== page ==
GRANTS PASS — Oregon's famous wandering wolf was back on the grid Friday after escaping satellite surveillance for five straight days, allaying fears something might have happened to him.
But OR-7 eluded biologists trying to get a look at him up close and personal on Thursday in the wilds of Northern California, where he has been searching for a mate since last winter.
Karen Kovacs of the California Department of Fish and Game said she and other biologists found a wolf track in the dirt when they went looking for OR-7 in steep, timbered country on the Plumas National Forest, but they did not pick him up on a radio tracking device or see any other sign of him. The area had abundant deer for him to prey on, she said.
"Whether or not he was in an area that satellites couldn't get a fix on him, or his collar is starting to malfunction, we don't know," she said. "But he is back online this morning in western Plumas County."
They left an automated trail camera to see if they can get a picture of him, like the one taken by a hunter in Oregon last year. Though reports of wolf sightings come in regularly, there has been no hard evidence of any other wolves in California, Kovacs said.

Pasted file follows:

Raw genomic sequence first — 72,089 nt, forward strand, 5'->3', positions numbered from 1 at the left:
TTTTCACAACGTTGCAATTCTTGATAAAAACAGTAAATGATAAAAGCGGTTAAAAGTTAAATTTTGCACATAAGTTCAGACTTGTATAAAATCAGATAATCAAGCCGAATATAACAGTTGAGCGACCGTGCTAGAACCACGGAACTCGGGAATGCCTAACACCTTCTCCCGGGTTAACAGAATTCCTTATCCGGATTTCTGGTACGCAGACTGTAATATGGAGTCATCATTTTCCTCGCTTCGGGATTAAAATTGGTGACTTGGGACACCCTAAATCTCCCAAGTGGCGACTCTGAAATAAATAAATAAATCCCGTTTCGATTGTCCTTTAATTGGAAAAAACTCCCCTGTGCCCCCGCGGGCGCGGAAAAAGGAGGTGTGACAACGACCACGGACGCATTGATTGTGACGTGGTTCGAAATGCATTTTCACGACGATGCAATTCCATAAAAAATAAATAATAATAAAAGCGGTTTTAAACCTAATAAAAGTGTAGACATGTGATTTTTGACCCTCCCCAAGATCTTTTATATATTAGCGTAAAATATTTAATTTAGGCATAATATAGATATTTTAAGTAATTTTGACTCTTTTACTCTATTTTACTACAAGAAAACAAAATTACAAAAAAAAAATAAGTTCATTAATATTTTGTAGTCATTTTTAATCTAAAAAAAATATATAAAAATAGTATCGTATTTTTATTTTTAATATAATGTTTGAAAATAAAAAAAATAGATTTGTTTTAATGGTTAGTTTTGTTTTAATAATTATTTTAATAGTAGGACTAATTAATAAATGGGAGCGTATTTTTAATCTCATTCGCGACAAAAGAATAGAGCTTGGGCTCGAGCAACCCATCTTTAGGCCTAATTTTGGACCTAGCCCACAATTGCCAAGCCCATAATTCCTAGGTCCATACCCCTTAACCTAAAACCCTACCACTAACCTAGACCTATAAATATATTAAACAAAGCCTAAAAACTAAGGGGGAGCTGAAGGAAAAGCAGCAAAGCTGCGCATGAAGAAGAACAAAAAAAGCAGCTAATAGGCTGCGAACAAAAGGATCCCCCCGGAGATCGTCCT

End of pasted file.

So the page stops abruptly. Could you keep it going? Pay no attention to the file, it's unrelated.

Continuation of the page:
Meanwhile, a public hearing is scheduled for Wednesday in Sacramento, Calif., on whether to put gray wolves on the California state endangered species list. Conservation groups petitioned the California Fish and Wildlife Commission for the protection, but at least one rural county — Tehama — has formally opposed the idea.
The biggest opposition to the restoration of wolf populations has come from ranchers fearful they will prey on livestock, but so far there have been no reports OR-7 has attacked any.
The gray wolf is a federally protected species in California.
OR-7 was born in northeastern Oregon as a member of the Imnaha Pack, and was captured and fitted with a tracking collar a year and a half ago.
The GPS system sends daily signals to a satellite that plots his position, allowing biologists to follow his trek across Oregon into Northern California. The collars typically last about two years.
The young wolf left his pack a year ago to find a mate and a new territory. He is the first wolf known to roam into California since the last trapping of a wild wolf in 1924.
Not long after he left, state wildlife authorities put a kill order out on his father and another member of the pack for killing cattle. The Oregon Court of Appeals is considering whether the order violates the state Endangered Species Act.